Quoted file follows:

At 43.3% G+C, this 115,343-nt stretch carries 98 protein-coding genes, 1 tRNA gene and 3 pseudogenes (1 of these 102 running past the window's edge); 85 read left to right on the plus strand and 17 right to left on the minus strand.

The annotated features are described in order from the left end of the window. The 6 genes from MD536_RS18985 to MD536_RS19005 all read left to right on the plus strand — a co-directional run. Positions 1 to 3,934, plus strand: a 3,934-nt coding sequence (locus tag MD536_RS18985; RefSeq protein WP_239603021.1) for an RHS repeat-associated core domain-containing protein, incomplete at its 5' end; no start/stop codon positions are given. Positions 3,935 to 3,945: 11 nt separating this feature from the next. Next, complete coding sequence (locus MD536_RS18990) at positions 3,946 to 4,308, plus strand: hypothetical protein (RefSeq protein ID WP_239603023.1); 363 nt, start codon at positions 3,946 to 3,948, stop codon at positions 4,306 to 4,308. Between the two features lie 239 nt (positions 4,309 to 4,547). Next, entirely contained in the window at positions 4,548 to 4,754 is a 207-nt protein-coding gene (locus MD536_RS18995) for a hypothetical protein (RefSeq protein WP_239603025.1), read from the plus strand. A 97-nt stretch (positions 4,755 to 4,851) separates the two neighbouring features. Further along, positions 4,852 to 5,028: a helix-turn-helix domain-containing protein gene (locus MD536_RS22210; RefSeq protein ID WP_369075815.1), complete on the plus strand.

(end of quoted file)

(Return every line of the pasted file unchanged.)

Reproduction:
At 43.3% G+C, this 115,343-nt stretch carries 98 protein-coding genes, 1 tRNA gene and 3 pseudogenes (1 of these 102 running past the window's edge); 85 read left to right on the plus strand and 17 right to left on the minus strand.

The annotated features are described in order from the left end of the window. The 6 genes from MD536_RS18985 to MD536_RS19005 all read left to right on the plus strand — a co-directional run. Positions 1 to 3,934, plus strand: a 3,934-nt coding sequence (locus tag MD536_RS18985; RefSeq protein WP_239603021.1) for an RHS repeat-associated core domain-containing protein, incomplete at its 5' end; no start/stop codon positions are given. Positions 3,935 to 3,945: 11 nt separating this feature from the next. Next, complete coding sequence (locus MD536_RS18990) at positions 3,946 to 4,308, plus strand: hypothetical protein (RefSeq protein ID WP_239603023.1); 363 nt, start codon at positions 3,946 to 3,948, stop codon at positions 4,306 to 4,308. Between the two features lie 239 nt (positions 4,309 to 4,547). Next, entirely contained in the window at positions 4,548 to 4,754 is a 207-nt protein-coding gene (locus MD536_RS18995) for a hypothetical protein (RefSeq protein WP_239603025.1), read from the plus strand. A 97-nt stretch (positions 4,755 to 4,851) separates the two neighbouring features. Further along, positions 4,852 to 5,028: a helix-turn-helix domain-containing protein gene (locus MD536_RS22210; RefSeq protein ID WP_369075815.1), complete on the plus strand.